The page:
The Ticking Clock

I attended my 25th pharmacy reunion this year and it seemed surreal to be celebrating 25 years of pharmacy practice.  Where has the time gone?? 

25 years doesn’t seem like so long ago, but the world has changed immensely in those years and it has caused me to think about whether we as pharmacists have kept up with the change.

When I graduated in 1994, there was no widely used public internet.  If we didn’t know something, we could not google it.  We had to look it up in a book, head to the library and search micro fiche, or call a drug company.  I had paper files for guideline updates and an overflowing paper copy of the CPS.  Information was not readily available nor easily accessed making it extremely valuable.  Consequently, pharmacists were valued for our ability to provide information to patients and colleagues regarding drug therapy.  Patients depended on us to give them information on their drugs, and physicians called us when they had a question.

Fast forward to today. We are now practicing in the information age.  Access to information is ubiquitous.  Being a source of information is no longer considered valuable as patients walk around with computers in their pockets and personalized drug information flows to them from many sources including third party insurance providers, APPs and websites.   Yet as pharmacists we have not really transformed pharmacy practice to keep up with what is valuable to today’s patients. 

Pharmacists are seen as providing a product plus information, because this is what patients experience when they walk through our doors.  The majority of Canadians interact with pharmacists when they are receiving a new medication; and we interact with them by providing information.  We call it counselling, but to the patient, it is information. 

Step into our patients’ shoes: how valuable are pharmacists to their quality of life?   What will keep patients coming into our pharmacies when they can receive their medications faster, cheaper and more conveniently by ordering them from their device and having it delivered to their door?  What will keep third party payers from requiring patients to only source prescriptions from these cheaper alternatives?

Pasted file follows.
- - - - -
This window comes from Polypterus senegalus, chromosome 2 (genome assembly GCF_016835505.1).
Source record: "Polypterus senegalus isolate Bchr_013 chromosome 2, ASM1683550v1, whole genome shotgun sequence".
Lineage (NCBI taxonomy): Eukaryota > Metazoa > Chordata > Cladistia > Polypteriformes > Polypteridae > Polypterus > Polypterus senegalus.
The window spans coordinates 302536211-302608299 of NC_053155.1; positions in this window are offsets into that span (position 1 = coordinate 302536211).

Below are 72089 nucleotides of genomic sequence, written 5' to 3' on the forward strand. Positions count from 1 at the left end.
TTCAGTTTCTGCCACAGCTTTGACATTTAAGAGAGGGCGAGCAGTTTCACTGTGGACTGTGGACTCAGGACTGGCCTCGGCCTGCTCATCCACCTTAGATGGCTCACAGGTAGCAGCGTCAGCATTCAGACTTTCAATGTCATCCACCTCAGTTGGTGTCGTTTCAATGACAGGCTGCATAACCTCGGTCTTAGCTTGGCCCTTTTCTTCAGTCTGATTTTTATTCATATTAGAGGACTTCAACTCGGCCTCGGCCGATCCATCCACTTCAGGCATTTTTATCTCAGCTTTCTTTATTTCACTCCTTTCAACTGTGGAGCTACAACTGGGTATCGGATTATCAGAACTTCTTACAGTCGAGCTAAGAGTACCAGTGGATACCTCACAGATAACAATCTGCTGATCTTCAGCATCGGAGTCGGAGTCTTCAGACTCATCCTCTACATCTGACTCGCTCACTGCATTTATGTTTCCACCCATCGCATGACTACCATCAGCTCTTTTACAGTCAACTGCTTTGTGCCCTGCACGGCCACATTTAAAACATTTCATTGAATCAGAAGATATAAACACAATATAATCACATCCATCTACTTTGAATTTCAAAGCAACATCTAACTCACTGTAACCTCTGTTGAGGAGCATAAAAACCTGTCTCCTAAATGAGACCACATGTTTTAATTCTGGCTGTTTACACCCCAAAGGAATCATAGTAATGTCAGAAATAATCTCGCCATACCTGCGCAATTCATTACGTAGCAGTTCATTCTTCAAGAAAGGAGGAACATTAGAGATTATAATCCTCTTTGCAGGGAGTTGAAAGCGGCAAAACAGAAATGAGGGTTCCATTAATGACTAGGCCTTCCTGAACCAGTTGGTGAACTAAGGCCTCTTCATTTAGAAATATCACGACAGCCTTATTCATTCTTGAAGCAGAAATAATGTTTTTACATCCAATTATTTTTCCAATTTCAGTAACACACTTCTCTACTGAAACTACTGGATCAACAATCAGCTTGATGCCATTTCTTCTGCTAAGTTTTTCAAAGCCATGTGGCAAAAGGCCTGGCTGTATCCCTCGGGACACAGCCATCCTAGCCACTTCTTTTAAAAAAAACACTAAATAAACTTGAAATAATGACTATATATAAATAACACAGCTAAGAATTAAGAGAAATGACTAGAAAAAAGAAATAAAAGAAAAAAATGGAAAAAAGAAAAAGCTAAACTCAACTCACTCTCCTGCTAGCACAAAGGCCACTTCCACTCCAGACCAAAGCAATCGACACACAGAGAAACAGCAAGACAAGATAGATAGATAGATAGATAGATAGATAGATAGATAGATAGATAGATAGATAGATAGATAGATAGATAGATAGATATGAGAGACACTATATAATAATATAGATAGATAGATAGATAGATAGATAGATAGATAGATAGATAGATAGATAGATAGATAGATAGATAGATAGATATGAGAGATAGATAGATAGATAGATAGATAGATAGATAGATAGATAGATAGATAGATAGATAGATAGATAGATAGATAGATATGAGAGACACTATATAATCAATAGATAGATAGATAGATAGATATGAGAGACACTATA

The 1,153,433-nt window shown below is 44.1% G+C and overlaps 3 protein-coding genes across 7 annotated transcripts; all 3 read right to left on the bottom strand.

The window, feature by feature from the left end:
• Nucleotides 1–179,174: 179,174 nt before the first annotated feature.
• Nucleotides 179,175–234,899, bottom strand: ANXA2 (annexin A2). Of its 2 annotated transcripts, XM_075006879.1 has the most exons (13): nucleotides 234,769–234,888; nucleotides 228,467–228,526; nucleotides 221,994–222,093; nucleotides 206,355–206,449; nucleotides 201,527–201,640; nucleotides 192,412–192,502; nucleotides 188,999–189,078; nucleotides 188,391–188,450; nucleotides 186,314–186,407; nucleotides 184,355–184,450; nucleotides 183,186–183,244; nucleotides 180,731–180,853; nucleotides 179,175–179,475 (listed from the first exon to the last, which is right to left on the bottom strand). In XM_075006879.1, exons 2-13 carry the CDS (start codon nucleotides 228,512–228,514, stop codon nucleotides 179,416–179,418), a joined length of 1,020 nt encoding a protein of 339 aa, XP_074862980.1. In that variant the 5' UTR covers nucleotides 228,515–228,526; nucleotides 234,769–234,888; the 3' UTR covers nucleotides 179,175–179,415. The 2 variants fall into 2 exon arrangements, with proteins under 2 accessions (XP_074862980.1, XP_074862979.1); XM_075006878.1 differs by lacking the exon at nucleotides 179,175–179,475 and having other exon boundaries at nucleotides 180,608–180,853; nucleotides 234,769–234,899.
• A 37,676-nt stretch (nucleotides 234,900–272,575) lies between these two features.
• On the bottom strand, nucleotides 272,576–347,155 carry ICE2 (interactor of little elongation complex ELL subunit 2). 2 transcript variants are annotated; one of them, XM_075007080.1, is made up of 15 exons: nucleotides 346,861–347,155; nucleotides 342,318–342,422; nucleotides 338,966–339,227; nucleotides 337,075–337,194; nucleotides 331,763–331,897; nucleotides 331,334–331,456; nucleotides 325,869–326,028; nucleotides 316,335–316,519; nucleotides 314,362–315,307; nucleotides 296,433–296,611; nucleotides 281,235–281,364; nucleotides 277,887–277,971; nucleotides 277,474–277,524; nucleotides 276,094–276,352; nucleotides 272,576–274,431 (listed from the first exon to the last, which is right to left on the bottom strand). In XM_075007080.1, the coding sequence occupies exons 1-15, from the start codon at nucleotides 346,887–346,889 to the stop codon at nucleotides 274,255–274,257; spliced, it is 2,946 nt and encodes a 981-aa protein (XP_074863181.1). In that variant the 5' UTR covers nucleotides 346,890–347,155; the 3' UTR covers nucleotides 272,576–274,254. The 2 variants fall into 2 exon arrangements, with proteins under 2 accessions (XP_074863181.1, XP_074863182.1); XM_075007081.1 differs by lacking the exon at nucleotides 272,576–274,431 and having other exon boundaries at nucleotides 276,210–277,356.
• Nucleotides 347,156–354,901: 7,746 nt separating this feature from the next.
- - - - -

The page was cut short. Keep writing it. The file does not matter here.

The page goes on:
Pharmacists have an immense opportunity to demonstrate value to patients.  Study after study proves that we reduce health care costs and improve outcomes, but patients don’t seem to know this because they haven’t experienced it.  We practice reactively, responding to queries from patients or providing information when a product is dispensed.  What is needed is a shift to proactive engagement and assessment; an embracing of our role in chronic disease management.   Optimizing therapeutic outcomes and working with patients to improve drug therapy is what brings value.   

It takes proactive engagement because patients don’t know that they need us.  They don’t know if their blood pressure or blood glucose is at goal, that there are drug options that may optimize goals, have less side effects, are cheaper, or more convenient; that they could benefit from vascular risk reduction or that we can help them quit smoking.  I could go on and on about the immense opportunities for proactive intervention to improve a patient’s quality of life….but it takes a will to engage and renewed energy for patient care.  

The clock is ticking with innovative disruption rumbling in our near future.  We cannot allow negativity, financial pressures and government decisions to override the preservation of our profession, otherwise we may someday soon be hanging up our lab coats because it is too late.